# Letters

The word count of Elizabeth Montagu’s letters stands at 183,000. My transcription methods have undergone some changes over the years: most of the earliest transcripts have been checked and re-edited when necessary, but for example the earliest letters to the Duchess of Portland don’t retain line breaks.

#### Encoding in the letters

The codes in the letters are based on the COCOA system.

• underlining: (^April^)
• superscript: y=r=
• text crossed out: [\Prescripti DELETED\]
• text inserted above line: (\they/)
• code-switching from another language: (\je suis\)
• unclear text: [\me\]
• emended: a[{re}]

I have used emendations when logical deduction helps determine the word in question, for example when an ink blot covers part of a word and context makes it clear what it is.

Editor’s comments are in all caps. [\BLOT\] and [\TEAR\] accompany unclear cases as additional information. For example: “are you afraid of staking first Miss Carter? Is [\BLOT\] [{that{] the generous & good Miss Carter!”

In addition to deleted text and insertions, self-corrections can be searched with INTO, as in [\you INTO me\].

[\ADDED\], [\IN PENCIL\], [\IN MARGIN\], [\ADDRESS\], [\REST OF LETTER MISSING\] and similar comments point out additions by another hand, layout information, and such issues. These encodings reveal, for example, that Montagu’s letters written in the 1730s don’t have any underlined passages whereas in the 1760s there are over eighty such cases, especially where she quotes from literary sources. Montagu takes up underlining from the 1750s onward as a way of drawing attention to a passage of text (quotations, code-switches).

Every letter is preceded by a header like this, following the conventions used in the Corpus of Early English Correspondence:

<Q A 1741? FN SS EMONTAGU>
<X ELIZABETH MONTAGU>
[}ELIZABETH ROBINSON TO SARAH ROBINSON. MO 5592. 1740/1 JAN 8}]

The X line provides the writer’s name in full, and the Q line consists of the following information:

• A = autograph letter. C = copy would be an alternative, but only autograph letters have been selected.
• Year.
• The relationship code between the writer and the recipient.
• FN = nuclear family, FO = distant family, TC = friends, T = acquaintances
• The recipient ID. The letter header shows the recipient’s full name, but the IDs can also be found in the Correspondents data and through Search Letters.
• The writer’s name in short.

The header then gives the full names of the writer and the recipient, the call number of the manuscript letter, the date of writing as closely as possible, and the place where the letter was written. The call number IDs stand for the following collection and archive information:

• MO: Montagu Collection, Henry E. Huntington Library, San Marino.
• MS Hyde 7, MS Eng 1531, Eng 1565: Houghton Library, Harvard University
• BL Add. 40663, Add. MS 42087, 59438 Dropmore papers: British Library

#### Important:

Please note the (perhaps not very intuitive) chronological principle: each decade begins with letters written in the first year of that decade, so that the year 1740 concludes the correspondence of the 1730s, and the 1740s begin with 1741. Don’t look for a letter written in 1740 from the 1740s folder: you won’t find it there.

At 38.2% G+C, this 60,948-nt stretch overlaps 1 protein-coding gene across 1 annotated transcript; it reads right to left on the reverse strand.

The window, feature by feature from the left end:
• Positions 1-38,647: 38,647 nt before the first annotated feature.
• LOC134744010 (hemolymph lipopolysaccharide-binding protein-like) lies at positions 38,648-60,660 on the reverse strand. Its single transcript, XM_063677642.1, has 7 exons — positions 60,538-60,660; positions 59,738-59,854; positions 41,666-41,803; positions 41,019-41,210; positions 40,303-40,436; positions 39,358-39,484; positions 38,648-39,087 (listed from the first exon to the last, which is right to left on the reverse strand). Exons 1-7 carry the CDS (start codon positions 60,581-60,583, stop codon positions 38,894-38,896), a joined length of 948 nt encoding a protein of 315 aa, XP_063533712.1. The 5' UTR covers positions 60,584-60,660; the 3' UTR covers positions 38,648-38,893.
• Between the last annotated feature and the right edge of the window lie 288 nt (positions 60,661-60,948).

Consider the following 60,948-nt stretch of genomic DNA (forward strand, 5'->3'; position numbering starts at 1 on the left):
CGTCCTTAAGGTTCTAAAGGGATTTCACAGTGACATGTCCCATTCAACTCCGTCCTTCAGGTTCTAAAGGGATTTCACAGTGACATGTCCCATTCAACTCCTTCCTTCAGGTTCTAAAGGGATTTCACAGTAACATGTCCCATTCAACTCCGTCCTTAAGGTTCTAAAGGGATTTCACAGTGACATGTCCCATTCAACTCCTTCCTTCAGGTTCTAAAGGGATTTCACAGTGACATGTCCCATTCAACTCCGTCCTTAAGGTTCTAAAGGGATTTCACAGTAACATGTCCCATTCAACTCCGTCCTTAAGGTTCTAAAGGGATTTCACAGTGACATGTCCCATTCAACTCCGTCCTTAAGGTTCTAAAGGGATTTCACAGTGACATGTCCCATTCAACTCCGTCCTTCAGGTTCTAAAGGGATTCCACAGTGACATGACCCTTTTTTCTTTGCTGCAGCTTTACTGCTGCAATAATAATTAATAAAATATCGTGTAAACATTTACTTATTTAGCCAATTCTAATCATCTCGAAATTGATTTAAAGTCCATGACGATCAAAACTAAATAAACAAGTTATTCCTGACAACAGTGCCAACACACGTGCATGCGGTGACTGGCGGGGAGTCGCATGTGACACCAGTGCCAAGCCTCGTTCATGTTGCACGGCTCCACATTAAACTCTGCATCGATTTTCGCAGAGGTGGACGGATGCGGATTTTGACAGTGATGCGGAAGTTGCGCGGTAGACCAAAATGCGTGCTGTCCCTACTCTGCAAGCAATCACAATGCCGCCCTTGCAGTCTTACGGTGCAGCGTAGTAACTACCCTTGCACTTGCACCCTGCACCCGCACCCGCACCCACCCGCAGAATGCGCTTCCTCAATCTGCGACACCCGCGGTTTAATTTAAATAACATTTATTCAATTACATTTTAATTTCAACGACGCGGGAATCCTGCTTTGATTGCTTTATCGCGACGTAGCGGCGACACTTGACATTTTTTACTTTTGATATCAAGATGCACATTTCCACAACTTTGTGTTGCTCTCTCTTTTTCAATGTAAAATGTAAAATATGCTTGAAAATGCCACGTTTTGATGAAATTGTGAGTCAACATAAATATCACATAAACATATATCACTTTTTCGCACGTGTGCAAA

#### Manuscript tampering

The later owners of the letters have sometimes left their handprints on them. The letters are often undated, and dates marked in pencil are usually later annotations. And sometimes it’s difficult to tell even from a high-quality image whether a correction has been made by Montagu or by someone else, for example her heir and editor Matthew Montagu. In the image below, preposition stranding (the House which this Grotto is join’d to) has been changed into the normative pied piping construction (the House \to/ which this Grotto is join’d to). The ink and the strikeout suggest that this is a later change, but it isn’t entirely clear. When possible, I’ve noted whether I think the cancellations and emendations are by Montagu or by someone else.

The next images illustrate the potential gap between a manuscript letter and an edited letter and show how an editor-owner of the letter could prepare the manuscript for printing process.

Here is an image of manuscript letter MO 422 (1747) in which Montagu describes an embarrassing incident during a visit to Mr Sloper’s house where she accidentally inquired after Mrs Sloper’s lover:

Notice the endnotes, the added pronouns, the changes in capitalisation and the revised spelling.

Here is this paragraph as it appears in Matthew Montagu’s edition from 1825 (Archive.org):

And, finally a section of this letter in the Bluestocking Corpus, edited in an attempt to mark down Matthew Montagu’s changes:

[\a INTO A\] few days ago I [\carryed INTO carried BY MM?\] M=rs= Donnellan, & the little Pere, to see M=r= Sloper’s Gardens & House, at a time when I was assured he was absent on his Election, but seeing a Man ride up the Avenue at the same time, [\I BY MM?/] took it into my head it might be M=r= Sloper, so [\I BY MM?/] did not alight immediately. [\the INTO The\] Housekeeper came to me, & ask’d if I w=d= walk in, I said I should be glad to see the House if (^M=r= Cibber UNDERLINED BY MM?^) was not at home, the Housekeeper look’d as [\agast INTO aghast WITH [\h/] BY MM?\] as if she had spoild a Custard, or broke a jelly glass; I coloured, M=rs= Donnellan twitterd, D=r= Courayer sputterd half french half English, & began to search for y=e= Case of a spying glass I had dropt in my fright. As my organs of speech, rather than of sight, seem’d defective, I was little interested for my perspective, but sat in the Coach making melancholly reflections on my mistake.

The outcome tends to be messy when you flag editorial intrusion, but I’ve done this in order to be as transparent as possible in my reading of these letters.